The seizure of power in the Maghreb by a fanatical sect disrupted the relations between Muslims and Jews.
More than one writer has commented on the peculiarity of “going from the frying pan into the fire,” in the family’s decision to go to Fez, a major center of the Almohads. However, we now know that persecution of the Jews in Fez at that time was much less severe than in other communities, and by the time the situation worsened, Maimonides and his family had gone to Palestine and later to Egypt. It needs to be pointed out, especially in light of recent claims by uninformed writers, that Maimonides himself never converted to Islam—a fact long ago established by competent scholars….
Furthermore, there is no evidence to support the theory of Jewish soldiers anywhere who supposedly fought against the Almohad troops, nor that the Almohads conquered certain cities on a Saturday because this was the Jewish Sabbath and they would not fight on that day.
Writings on Martyrdom: Ibn 'Aknin and Ibn Ezra
Ibn 'Aknin, who clearly never met Maimonides, although he had generally a very high regard for his works, fled to Barcelona in Christian Spain. [Joseph b. Judah Ibn ‘Aknin was a Jewish scholar and physician who lived in Muslim Spain.] There, he composed a work, still in manuscript, in which he strongly disagreed with Maimonides’ views about persecution. Ibn ‘Aknin viewed the Almohads as waging a true “religious persecution” in which Jews were required to sacrifice themselves in order to sanctify God’s name, and he praised the saints of Fez, Sijilmasa, and Dra’a (all North Africa) for having done just this. By implication, the Jews of Tlemcen, Marrakesh, Ceuta, and Meknes had been killed by the Almohads in the invasions or afterward, and had not chosen death as martyrs.
The renowned poet and biblical commentator Abraham ibn Ezra from al-Andalus, although then wandering through Europe and thus not an eyewitness, composed a lengthy eulogy on the calamities that befell Jews in all of these cities. If this poem reflects reality, it would appear that some of these towns (Dra’a has altogether vanished in modern times) were indeed very important centers of Jewish learning and population.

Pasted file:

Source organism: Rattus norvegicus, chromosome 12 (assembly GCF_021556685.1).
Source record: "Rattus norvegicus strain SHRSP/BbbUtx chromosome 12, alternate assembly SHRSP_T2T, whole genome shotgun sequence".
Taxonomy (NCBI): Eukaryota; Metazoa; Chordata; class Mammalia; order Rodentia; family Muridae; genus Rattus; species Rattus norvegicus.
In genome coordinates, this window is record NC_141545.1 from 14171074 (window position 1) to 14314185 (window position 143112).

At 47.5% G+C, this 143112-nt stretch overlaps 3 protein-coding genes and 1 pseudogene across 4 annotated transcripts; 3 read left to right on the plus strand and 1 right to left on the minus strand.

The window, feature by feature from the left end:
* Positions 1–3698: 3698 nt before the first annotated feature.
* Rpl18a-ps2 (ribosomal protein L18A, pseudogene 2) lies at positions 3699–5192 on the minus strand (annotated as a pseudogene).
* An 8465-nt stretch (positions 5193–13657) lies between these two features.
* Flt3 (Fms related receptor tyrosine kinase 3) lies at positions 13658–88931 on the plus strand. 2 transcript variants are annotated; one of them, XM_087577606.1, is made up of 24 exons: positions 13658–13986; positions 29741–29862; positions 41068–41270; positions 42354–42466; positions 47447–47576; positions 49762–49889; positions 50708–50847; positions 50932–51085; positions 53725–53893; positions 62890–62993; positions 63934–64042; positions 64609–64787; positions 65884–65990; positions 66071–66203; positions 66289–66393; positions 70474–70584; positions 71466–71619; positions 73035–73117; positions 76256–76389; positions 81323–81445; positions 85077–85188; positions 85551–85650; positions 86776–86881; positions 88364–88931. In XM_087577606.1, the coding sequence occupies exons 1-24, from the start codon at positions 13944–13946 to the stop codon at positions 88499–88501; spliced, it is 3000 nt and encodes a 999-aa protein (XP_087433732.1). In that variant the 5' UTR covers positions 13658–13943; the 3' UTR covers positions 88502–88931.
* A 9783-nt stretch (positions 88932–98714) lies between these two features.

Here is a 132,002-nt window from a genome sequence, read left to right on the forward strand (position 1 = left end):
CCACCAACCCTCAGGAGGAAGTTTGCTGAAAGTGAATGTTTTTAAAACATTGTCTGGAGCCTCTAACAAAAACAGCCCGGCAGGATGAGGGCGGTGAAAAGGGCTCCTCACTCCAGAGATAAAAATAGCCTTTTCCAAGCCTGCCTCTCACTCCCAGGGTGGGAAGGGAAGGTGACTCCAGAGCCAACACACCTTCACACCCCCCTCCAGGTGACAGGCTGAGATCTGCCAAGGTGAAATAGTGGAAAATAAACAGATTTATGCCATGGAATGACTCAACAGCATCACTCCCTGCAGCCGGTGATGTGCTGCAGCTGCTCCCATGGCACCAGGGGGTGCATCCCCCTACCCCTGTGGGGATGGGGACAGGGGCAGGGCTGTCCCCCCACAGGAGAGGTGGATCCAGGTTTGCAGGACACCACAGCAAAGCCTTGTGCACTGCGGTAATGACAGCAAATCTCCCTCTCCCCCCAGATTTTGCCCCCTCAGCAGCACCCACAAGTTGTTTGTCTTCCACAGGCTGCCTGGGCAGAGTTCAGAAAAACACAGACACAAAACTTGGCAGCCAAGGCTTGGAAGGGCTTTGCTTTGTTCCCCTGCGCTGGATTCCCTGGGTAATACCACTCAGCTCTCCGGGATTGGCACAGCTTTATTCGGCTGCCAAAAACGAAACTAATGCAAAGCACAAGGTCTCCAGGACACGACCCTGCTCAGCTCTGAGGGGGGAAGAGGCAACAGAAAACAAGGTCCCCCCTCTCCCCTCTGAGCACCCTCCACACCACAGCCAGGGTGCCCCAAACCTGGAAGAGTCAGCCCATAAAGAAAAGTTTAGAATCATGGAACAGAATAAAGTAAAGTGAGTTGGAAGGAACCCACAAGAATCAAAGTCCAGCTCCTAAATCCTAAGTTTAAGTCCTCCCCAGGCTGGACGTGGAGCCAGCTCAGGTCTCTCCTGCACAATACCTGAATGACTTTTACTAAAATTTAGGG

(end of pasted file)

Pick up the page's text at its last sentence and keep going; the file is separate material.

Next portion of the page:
The Jews Bounce Back
In al-Andalus there is some evidence that the early period of persecution, when Jews were severely restricted in certain areas (particularly business), lessened. There was widespread recognition among the Muslims that the Jews were far from being sincere converts.
Nevertheless, they were soon again living in luxury and dressing in the finest clothing. The ruler Abu Yusuf Ya’qub (1184-1199) took steps against this and introduced the requirement that Jews must dress in the Muslim fashion of mourning (dark blue or black) with long cloak-like garments. The subsequent ruler, Abu ‘Abd-Allah, ordered that Jews wear yellow cloaks or turbans, which continued until 1224 (The conjecture that this had anything to do with the so-called yellow badge imposed upon Jews in some lands by the Fourth Lateran Council of 1215 is wholly groundless; there was no requirement that the badge be yellow at all. However, the original working of the council decree, which called for “distinctive clothing” to be worn by Jews, may have been indirectly influenced by this Muslim requirement.)
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